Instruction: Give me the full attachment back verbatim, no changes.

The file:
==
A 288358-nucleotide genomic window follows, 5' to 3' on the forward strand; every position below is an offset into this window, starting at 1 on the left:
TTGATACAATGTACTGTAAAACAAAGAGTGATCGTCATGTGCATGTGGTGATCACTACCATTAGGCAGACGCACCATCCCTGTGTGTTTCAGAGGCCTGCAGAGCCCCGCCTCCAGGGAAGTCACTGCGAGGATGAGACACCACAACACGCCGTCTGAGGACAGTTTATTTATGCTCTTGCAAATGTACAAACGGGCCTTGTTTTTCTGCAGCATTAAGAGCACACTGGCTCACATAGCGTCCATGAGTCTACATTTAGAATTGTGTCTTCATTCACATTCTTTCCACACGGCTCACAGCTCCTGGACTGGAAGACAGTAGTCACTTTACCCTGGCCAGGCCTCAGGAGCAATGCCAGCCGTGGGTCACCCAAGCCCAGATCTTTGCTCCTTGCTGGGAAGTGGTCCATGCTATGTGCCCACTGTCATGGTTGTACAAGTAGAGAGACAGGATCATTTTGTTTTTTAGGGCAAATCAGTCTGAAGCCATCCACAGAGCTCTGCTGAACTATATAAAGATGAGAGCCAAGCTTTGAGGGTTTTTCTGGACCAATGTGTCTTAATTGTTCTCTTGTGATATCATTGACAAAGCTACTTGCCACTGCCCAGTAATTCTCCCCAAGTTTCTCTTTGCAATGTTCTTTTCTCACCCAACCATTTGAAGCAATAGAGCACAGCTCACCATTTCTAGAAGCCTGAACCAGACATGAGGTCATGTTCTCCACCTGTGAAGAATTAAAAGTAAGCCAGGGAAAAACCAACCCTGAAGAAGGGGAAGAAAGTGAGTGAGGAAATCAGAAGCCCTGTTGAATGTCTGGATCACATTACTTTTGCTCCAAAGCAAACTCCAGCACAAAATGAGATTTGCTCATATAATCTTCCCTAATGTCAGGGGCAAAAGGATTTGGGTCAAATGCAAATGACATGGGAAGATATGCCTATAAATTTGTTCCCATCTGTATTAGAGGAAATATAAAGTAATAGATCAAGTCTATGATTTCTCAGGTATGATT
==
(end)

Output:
A 288358-nucleotide genomic window follows, 5' to 3' on the forward strand; every position below is an offset into this window, starting at 1 on the left:
TTGATACAATGTACTGTAAAACAAAGAGTGATCGTCATGTGCATGTGGTGATCACTACCATTAGGCAGACGCACCATCCCTGTGTGTTTCAGAGGCCTGCAGAGCCCCGCCTCCAGGGAAGTCACTGCGAGGATGAGACACCACAACACGCCGTCTGAGGACAGTTTATTTATGCTCTTGCAAATGTACAAACGGGCCTTGTTTTTCTGCAGCATTAAGAGCACACTGGCTCACATAGCGTCCATGAGTCTACATTTAGAATTGTGTCTTCATTCACATTCTTTCCACACGGCTCACAGCTCCTGGACTGGAAGACAGTAGTCACTTTACCCTGGCCAGGCCTCAGGAGCAATGCCAGCCGTGGGTCACCCAAGCCCAGATCTTTGCTCCTTGCTGGGAAGTGGTCCATGCTATGTGCCCACTGTCATGGTTGTACAAGTAGAGAGACAGGATCATTTTGTTTTTTAGGGCAAATCAGTCTGAAGCCATCCACAGAGCTCTGCTGAACTATATAAAGATGAGAGCCAAGCTTTGAGGGTTTTTCTGGACCAATGTGTCTTAATTGTTCTCTTGTGATATCATTGACAAAGCTACTTGCCACTGCCCAGTAATTCTCCCCAAGTTTCTCTTTGCAATGTTCTTTTCTCACCCAACCATTTGAAGCAATAGAGCACAGCTCACCATTTCTAGAAGCCTGAACCAGACATGAGGTCATGTTCTCCACCTGTGAAGAATTAAAAGTAAGCCAGGGAAAAACCAACCCTGAAGAAGGGGAAGAAAGTGAGTGAGGAAATCAGAAGCCCTGTTGAATGTCTGGATCACATTACTTTTGCTCCAAAGCAAACTCCAGCACAAAATGAGATTTGCTCATATAATCTTCCCTAATGTCAGGGGCAAAAGGATTTGGGTCAAATGCAAATGACATGGGAAGATATGCCTATAAATTTGTTCCCATCTGTATTAGAGGAAATATAAAGTAATAGATCAAGTCTATGATTTCTCAGGTATGATT